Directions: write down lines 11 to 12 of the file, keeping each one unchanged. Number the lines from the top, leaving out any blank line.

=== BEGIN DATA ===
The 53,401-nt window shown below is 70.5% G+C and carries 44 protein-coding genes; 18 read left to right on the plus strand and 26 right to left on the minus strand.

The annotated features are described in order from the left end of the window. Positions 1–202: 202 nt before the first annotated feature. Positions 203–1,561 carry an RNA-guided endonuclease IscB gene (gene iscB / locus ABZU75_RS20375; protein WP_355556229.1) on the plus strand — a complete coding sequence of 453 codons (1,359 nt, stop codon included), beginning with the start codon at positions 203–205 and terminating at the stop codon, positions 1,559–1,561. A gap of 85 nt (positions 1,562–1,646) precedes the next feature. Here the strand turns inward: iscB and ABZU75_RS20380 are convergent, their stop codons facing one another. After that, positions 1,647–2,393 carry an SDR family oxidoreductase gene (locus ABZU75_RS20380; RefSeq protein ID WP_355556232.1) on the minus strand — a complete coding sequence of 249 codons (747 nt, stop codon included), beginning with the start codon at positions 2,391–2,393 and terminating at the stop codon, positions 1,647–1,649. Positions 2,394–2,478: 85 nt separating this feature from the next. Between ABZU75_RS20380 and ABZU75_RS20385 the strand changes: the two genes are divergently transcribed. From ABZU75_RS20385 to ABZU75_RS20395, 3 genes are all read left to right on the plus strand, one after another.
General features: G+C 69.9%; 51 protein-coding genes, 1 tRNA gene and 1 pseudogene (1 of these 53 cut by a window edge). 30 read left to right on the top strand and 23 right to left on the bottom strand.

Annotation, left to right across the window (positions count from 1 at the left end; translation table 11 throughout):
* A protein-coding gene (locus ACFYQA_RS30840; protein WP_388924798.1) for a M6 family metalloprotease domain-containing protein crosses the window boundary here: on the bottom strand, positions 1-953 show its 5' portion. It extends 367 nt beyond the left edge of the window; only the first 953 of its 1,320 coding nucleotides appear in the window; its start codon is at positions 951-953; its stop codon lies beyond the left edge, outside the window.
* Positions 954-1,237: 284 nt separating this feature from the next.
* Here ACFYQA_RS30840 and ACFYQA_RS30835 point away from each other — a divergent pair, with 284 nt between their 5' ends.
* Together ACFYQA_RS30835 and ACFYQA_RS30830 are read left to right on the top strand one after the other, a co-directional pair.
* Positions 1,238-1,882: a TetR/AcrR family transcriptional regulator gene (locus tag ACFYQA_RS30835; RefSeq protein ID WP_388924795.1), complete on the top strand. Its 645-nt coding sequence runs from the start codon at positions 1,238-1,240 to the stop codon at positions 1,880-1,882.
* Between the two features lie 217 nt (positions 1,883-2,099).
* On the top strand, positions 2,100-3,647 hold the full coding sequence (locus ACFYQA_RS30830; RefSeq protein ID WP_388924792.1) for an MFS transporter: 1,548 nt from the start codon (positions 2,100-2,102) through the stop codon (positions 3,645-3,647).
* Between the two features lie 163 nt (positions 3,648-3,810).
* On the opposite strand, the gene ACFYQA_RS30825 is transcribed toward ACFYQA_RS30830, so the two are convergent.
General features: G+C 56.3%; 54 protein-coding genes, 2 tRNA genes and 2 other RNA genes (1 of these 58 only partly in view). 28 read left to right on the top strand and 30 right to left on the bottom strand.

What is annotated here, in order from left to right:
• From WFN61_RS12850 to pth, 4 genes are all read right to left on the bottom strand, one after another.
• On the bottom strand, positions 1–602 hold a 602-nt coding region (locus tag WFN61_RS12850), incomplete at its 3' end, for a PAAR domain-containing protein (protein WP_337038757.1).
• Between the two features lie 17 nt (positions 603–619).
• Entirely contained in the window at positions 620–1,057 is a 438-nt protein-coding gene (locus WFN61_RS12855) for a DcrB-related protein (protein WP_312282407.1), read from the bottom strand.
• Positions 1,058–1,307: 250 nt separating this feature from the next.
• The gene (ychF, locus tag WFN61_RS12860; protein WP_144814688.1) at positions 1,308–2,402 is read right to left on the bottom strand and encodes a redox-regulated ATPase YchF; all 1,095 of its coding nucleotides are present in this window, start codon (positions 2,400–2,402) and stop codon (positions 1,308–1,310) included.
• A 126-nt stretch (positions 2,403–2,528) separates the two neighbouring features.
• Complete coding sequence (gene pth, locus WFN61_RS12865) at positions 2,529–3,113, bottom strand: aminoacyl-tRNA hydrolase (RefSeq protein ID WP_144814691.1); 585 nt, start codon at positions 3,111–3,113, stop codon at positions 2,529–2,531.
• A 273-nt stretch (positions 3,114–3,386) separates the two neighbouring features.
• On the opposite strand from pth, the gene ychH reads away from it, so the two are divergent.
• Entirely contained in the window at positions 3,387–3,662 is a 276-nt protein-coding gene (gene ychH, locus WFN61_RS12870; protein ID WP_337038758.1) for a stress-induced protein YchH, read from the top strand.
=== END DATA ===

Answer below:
* On the top strand, positions 2,100-3,647 hold the full coding sequence (locus ACFYQA_RS30830; RefSeq protein ID WP_388924792.1) for an MFS transporter: 1,548 nt from the start codon (positions 2,100-2,102) through the stop codon (positions 3,645-3,647).
* Between the two features lie 163 nt (positions 3,648-3,810).